It is the most important time of the year for the 64 million beneficiaries of social security
Since 1975, the consumer price index for urban and office workers (CPI-W) has served as an inflationary link to social security. The CPI-W measures price changes for a large basket of goods and services.
To determine the annual adjustment of the cost of living (COLA) of Social Security, only the readings of the third quarter (from July to September) are taken into account. Thus, the average CPI-W reading for the third quarter of the current year is compared to the average CPI-W reading for the third quarter of the previous year. If this number increases from year to year (which means inflation), Social Security beneficiaries will receive an increase proportional to the percentage increase and rounded to the nearest tenth of a percent.
In 42 of the past 45 years, Social Security recipients have received a “raise” to help them keep up with inflation.
But that was not the case in 2010, 2011 or 2016. In the case where the CPI-W shows that prices have fallen from year to year (ie deflation), the social security COLA is 0%. For the most part, profits remain static year over year. Fortunately, monthly benefits cannot decrease due to deflation.
With July now on the books, there are two months left that count towards determining Social Security’s COLA for 2021. However, it is not promising for beneficiaries to see an increase in their payments in January.
According to June inflation data from the U.S. Bureau of Labor Statistics, the CPI-W has only increased 0.5% in the past 12 months. The somewhat similar Consumer Price Index for all urban consumers (CPI-U) shows a double-digit percentage drop for everything energy-related over the past 12 months, which has declined significantly in transportation services, clothing, and used cars and trucks. While it is possible that COLA will be positive for 2021, it seems likely that next year will be the fourth time in 46 years that recipients have not received COLA.
No COLA in 2021 would be great news for high-income earners
However, COLA’s determination of Social Security affects more than what its 64 million and more beneficiaries bring home each month. The point is that a 0% COLA could blow high-income earners for joy.
In a typical year, the National Average Wage Index (NAWI) – a measure of wage trends in the United States used by the Social Security Administration – will increase. The year-over-year percentage increase of the NAWI is what is used to determine the annual increase in the maximum taxable earnings cap associated with the 12.4% payroll tax on earned income.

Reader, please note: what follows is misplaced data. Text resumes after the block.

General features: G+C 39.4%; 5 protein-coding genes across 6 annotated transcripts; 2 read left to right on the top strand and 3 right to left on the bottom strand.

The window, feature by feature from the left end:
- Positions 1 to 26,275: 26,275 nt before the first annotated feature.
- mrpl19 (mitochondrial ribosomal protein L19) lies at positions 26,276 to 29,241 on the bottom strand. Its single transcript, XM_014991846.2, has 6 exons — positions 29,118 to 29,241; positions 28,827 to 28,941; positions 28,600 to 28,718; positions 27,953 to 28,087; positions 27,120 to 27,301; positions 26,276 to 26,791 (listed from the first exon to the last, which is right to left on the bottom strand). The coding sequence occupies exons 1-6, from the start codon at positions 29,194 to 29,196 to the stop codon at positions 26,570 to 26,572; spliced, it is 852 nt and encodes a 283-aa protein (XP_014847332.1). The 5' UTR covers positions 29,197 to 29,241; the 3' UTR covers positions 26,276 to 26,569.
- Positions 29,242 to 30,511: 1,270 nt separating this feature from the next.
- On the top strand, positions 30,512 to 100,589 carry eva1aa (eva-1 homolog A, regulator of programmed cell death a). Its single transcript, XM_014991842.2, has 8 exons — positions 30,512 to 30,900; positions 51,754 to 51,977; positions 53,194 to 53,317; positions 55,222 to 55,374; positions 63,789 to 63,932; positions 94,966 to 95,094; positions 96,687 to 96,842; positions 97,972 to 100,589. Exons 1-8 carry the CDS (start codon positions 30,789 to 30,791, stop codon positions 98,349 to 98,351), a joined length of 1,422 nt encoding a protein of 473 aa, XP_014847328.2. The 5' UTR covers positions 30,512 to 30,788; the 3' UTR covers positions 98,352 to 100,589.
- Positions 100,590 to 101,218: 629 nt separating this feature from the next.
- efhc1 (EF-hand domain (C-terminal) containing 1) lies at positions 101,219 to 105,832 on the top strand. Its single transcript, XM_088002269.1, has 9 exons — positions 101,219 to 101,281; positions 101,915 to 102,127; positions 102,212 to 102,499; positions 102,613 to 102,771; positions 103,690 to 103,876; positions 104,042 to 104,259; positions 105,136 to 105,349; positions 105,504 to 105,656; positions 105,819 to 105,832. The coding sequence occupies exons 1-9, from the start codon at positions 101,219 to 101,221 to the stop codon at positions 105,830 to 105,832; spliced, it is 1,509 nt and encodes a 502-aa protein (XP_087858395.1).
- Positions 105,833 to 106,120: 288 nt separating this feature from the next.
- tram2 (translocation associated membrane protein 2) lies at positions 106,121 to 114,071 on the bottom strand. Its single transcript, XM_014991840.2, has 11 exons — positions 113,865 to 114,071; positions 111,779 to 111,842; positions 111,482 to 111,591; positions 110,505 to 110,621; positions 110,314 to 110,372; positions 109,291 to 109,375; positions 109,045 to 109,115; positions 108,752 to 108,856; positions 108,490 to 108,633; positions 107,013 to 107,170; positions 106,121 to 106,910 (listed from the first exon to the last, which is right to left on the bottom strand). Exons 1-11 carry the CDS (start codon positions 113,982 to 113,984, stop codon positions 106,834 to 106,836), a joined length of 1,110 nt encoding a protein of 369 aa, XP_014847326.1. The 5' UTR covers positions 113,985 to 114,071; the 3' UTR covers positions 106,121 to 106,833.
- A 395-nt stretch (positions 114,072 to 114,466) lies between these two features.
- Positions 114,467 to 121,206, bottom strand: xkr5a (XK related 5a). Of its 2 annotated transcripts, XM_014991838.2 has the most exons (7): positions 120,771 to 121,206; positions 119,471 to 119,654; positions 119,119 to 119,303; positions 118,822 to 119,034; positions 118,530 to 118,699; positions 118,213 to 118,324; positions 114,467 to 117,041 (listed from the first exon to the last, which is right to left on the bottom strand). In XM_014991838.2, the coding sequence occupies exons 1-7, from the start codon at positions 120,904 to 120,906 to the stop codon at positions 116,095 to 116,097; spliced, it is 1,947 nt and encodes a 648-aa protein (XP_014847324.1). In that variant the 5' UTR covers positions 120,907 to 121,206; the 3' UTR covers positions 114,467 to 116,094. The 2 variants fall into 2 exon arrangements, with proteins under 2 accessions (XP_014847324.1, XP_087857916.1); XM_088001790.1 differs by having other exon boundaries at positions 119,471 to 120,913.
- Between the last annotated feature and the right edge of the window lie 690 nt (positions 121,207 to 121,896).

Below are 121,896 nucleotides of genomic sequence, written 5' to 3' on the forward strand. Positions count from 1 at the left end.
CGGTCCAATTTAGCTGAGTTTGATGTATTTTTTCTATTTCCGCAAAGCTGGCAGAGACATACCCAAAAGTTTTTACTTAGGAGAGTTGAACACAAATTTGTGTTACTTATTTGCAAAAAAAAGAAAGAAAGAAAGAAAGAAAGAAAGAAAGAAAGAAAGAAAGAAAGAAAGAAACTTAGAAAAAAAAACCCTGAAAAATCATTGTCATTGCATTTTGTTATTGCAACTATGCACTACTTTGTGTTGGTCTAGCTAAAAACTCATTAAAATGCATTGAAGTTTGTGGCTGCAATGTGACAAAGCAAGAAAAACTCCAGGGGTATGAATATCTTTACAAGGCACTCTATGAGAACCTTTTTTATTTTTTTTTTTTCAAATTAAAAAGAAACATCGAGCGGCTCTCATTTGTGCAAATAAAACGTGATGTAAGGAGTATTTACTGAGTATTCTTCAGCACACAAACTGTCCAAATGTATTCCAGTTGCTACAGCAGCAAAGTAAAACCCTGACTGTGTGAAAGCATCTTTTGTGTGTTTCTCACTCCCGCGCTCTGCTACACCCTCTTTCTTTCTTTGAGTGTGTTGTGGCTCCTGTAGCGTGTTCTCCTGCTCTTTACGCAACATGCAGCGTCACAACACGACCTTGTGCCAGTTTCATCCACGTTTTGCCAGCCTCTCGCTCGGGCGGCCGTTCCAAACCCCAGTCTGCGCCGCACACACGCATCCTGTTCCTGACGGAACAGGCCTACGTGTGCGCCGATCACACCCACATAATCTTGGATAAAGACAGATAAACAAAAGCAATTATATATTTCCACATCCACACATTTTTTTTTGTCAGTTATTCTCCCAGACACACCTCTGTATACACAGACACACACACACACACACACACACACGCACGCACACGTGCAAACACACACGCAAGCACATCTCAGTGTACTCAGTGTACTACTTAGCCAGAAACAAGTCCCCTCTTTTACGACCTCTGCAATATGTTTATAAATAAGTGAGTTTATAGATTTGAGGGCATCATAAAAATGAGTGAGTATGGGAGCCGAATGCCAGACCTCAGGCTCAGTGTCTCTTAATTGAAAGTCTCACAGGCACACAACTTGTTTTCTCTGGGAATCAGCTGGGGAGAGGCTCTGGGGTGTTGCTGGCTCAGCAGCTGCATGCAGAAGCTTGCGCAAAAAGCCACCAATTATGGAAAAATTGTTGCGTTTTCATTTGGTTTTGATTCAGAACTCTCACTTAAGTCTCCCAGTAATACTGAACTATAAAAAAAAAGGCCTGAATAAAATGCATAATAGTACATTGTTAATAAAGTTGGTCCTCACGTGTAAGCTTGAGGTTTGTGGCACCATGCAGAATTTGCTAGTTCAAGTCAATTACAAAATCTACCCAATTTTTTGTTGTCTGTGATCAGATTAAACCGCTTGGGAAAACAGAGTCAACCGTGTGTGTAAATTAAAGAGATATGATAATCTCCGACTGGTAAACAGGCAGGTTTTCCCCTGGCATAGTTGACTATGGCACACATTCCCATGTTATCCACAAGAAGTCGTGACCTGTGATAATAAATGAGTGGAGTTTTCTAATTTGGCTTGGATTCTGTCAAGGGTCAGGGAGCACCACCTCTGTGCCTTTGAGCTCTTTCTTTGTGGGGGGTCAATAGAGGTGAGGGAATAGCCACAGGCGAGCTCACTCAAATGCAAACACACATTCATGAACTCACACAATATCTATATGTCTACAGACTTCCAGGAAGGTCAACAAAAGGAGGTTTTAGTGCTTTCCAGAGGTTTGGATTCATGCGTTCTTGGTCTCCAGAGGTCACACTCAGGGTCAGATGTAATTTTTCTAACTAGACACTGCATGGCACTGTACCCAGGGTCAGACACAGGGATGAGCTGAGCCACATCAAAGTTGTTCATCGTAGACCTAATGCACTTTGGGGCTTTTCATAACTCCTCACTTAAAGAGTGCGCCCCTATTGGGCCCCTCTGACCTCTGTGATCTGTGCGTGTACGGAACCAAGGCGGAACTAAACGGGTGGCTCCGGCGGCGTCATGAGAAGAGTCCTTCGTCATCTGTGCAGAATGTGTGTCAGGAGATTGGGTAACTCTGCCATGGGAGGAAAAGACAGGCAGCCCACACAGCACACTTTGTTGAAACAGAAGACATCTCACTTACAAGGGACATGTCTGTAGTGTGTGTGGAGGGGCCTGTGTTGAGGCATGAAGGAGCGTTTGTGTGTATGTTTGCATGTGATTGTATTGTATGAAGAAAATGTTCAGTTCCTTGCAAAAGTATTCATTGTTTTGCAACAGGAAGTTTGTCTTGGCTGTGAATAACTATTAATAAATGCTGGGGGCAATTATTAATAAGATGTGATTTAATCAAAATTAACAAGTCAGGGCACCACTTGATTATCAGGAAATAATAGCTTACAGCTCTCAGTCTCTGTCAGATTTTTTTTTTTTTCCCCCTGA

For example, the 2018 ANWI was 3.6% higher than the previous year. As a result, the maximum taxable income limit has increased from $ 132,900 last year to $ 137,700 in 2020. This increase of $ 4,800 represents an increase in (drum roll) of 3.6%.
But there is an interesting Social Security rule that comes into play when the program’s COLA is 0%. In years of deflation, the maximum cap on taxable profits remains unchanged from year to year. This is true even if the NAWI is positive – and according to the projections of the Social Security Administration, the ANWI should increase by 3.1% for the calculation of the coming year.
In other words, 94% of American workers will not earn $ 137,700 in 2020, and therefore pay Social Security, through payroll tax, for every dollar they earn. It is the remaining 6% who earn more than $ 137,700 who are required to pay more each year when the ANWI causes an increase in the payroll tax cap. But if there is no COLA in 2021, there will also be no increase in the social security contribution ceiling. This means that the rich will be able to keep more of their earned income, at least for a year.
Why doesn’t social security tax the rich more?
You are probably now wondering why this loophole exists in the first place. In essence, why are the better-off not taxed more to strengthen the social security program?
The answer to this question lies in another social security rule.
You see, there is a maximum allowable monthly payment at full retirement age ($ 3,011 in 2020). While this maximum payment is often adjusted on an annual basis, the point is that the maximum taxable earnings cap exists because there is also a cap on how much a retired worker can receive each month. It does not make sense to tax millions of dollars in earned income if the maximum an individual can expect to receive is $ 3,011 per month from Social Security.
Moreover, although the American public supports increased taxation of high incomes, it is not easy to change the law on social security. It requires 60 votes in the Senate, and there has not been a true supermajority for over 40 years. Changing the social security law would require bipartisan support; and Republican lawmakers have already voiced their objection to raising taxes on the wealthy to generate additional income.
While 2021 could be another bad year for Social Security recipients due to the loss of purchasing power, it could be a great year for high-income workers.